You're forgetting that the choke's reactance is in parallel with the I/P impedance of the downstream device. The NET load will always be less than that of any entity that contributes to the set of parallel paths. Yes, even at 1.5 MOhms, R4 makes a negative contribution.
I am not forgetting that .
Even with the 33k input impedance of the Rotel amp the net load load will be some 7k7 at 20Hz (rapidly rising to some 0.5 Meg at 1 kHz), which is a very decent load for a 12B4.
There is still no explanation for the bass roll off, presuming the choke is really 80H.
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Old 8th May 2012, 12:46 AM   #17
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Quote:
Originally Posted by Eli Duttman View Post
Another issue with choke loading is the HF "peaking" that occurs. "Peaking" can be very useful, but not here. The OP's complaint about poor bass behavior dovetails all to well with gain rising as frequency rises.
HF peaking does not occur with all chokes; quality chokes will show a ruler flat frequency bandwidth up to hundreds of kHz (depending on source impedance).
I question the quality of the choke; the 2k DC resistance already indicates this, and is a bad match with a low Rp tube to begin with (almost 50V DC drop across a choke is not what you want; I agree that the 50V could better be used for a CCS instead of a bad quality choke).
Based on a quality choke (with some 5 V of voltage drop at 20 mA of plate current) and a 1k cathode resistor, there is nothing wrong with the circuit.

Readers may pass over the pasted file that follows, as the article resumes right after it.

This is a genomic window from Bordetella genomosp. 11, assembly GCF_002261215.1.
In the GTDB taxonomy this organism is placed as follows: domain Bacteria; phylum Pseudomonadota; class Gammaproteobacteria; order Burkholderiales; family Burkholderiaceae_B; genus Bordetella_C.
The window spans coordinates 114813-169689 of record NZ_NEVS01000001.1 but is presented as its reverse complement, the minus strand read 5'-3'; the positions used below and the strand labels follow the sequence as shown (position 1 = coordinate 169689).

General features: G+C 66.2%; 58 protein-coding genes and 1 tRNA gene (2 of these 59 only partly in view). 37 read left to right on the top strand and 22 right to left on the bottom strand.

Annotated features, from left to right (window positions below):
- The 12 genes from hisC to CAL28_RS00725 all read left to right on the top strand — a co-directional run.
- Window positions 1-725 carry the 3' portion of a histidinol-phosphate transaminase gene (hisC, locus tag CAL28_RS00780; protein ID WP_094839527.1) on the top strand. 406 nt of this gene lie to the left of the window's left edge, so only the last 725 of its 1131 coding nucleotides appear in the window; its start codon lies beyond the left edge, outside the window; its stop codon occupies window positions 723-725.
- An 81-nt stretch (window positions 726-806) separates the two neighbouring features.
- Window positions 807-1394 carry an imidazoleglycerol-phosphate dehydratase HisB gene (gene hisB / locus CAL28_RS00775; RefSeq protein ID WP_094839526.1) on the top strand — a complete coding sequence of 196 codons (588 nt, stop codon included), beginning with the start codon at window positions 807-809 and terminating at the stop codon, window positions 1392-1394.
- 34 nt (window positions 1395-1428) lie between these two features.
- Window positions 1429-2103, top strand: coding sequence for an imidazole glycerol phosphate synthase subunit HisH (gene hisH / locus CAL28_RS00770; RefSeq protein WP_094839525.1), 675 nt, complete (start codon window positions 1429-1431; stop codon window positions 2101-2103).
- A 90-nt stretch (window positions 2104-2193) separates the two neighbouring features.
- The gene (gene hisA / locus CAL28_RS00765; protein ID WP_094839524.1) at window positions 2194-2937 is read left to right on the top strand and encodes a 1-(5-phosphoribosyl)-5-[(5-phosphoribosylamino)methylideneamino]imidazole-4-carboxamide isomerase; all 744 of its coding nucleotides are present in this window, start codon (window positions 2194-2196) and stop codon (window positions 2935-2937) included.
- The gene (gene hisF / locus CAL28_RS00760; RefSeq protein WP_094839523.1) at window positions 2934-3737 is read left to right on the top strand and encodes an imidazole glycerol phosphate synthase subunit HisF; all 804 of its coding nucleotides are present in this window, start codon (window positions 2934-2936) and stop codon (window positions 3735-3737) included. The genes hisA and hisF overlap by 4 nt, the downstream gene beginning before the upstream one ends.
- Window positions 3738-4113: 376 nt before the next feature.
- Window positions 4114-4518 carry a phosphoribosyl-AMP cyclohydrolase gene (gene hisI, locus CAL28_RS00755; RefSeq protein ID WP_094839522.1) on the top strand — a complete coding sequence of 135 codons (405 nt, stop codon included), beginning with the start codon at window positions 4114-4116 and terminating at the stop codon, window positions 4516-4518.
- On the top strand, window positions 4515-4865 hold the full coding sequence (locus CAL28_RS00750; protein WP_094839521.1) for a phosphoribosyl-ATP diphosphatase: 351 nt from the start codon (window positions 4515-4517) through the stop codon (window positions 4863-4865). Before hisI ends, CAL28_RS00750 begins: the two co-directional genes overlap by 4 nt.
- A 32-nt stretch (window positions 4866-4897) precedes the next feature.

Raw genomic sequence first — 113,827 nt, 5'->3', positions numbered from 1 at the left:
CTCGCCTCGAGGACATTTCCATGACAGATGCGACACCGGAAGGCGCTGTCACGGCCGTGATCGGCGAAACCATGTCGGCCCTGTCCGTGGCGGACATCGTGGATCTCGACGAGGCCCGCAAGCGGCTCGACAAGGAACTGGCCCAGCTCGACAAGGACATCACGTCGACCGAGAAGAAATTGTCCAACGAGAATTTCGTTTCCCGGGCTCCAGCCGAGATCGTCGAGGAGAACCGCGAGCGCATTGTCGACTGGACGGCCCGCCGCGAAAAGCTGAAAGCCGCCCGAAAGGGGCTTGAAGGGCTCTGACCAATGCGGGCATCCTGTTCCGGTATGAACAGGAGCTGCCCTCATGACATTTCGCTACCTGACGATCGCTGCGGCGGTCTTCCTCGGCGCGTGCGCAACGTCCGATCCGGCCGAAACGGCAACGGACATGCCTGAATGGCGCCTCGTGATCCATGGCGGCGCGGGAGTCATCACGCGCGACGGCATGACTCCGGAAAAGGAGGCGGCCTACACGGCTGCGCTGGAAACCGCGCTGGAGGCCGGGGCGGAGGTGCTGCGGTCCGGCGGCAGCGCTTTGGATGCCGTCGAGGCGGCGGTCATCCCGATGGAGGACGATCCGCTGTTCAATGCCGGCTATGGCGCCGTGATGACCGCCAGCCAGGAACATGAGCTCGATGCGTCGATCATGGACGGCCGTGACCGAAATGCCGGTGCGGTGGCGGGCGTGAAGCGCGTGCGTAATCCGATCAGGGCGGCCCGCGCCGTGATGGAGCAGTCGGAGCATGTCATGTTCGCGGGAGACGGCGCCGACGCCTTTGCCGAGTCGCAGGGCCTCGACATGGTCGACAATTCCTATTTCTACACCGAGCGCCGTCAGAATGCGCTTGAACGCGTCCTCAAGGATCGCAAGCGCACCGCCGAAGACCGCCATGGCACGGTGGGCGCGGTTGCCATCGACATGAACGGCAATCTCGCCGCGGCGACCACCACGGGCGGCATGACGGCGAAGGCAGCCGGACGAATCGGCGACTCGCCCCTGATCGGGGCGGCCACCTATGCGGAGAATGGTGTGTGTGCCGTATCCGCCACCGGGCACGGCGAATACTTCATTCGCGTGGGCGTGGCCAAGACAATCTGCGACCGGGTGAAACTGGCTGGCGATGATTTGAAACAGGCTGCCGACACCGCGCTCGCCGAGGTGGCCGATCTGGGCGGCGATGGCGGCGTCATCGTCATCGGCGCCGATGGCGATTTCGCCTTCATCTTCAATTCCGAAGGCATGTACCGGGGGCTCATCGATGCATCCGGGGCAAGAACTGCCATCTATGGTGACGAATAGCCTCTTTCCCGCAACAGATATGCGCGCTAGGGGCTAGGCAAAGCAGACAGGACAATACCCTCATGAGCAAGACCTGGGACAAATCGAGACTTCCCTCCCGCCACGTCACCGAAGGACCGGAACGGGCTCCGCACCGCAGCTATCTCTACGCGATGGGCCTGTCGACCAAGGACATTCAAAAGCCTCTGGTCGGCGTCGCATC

Last edited by pieter t; 8th May 2012 at 01:05 AM.
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Old 8th May 2012, 02:10 AM   #18
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"Peaking" is a natural consequence of inductive loading. XC = (2)(Π)(F)(L) Inductive reactance varies directly with frequency. Increase the load and gain goes up.
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Old 8th May 2012, 09:53 AM   #19
DF96 is offline DF96  England
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Once the load significantly exceeds the anode impedance further increases do not increase gain. As the external applied load is much higher than the anode impedance, the only cause of a genuine change in bass with change in load is the output coupling cap being too small.
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Old 8th May 2012, 10:08 AM   #20
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Quote:
Originally Posted by Eli Duttman View Post
"Peaking" is a natural consequence of inductive loading. XC = (2)(Π)(F)(L) Inductive reactance varies directly with frequency. Increase the load and gain goes up.
That is too simple.
The math is right, but practice is a bit different.
For example: inductance is not a frequency linear parameter; pick a socalled 80H choke and measure the inductance with a good quality meter at 100 Hz, 1 kHz and 10 kHz. With standard grain oriented silicon steel you will see the inductance drop at the higher frequencies (there you go with the math...).
Adequate inductive or CCS loading gives a gain of the triode of about mu, there is no significant difference, and up to very high frequencies (very much over 20 kHz). For triodes: check load lines and see when they become flat.
When speaking of the gain going up by increasing the load, that is generally right for pentodes.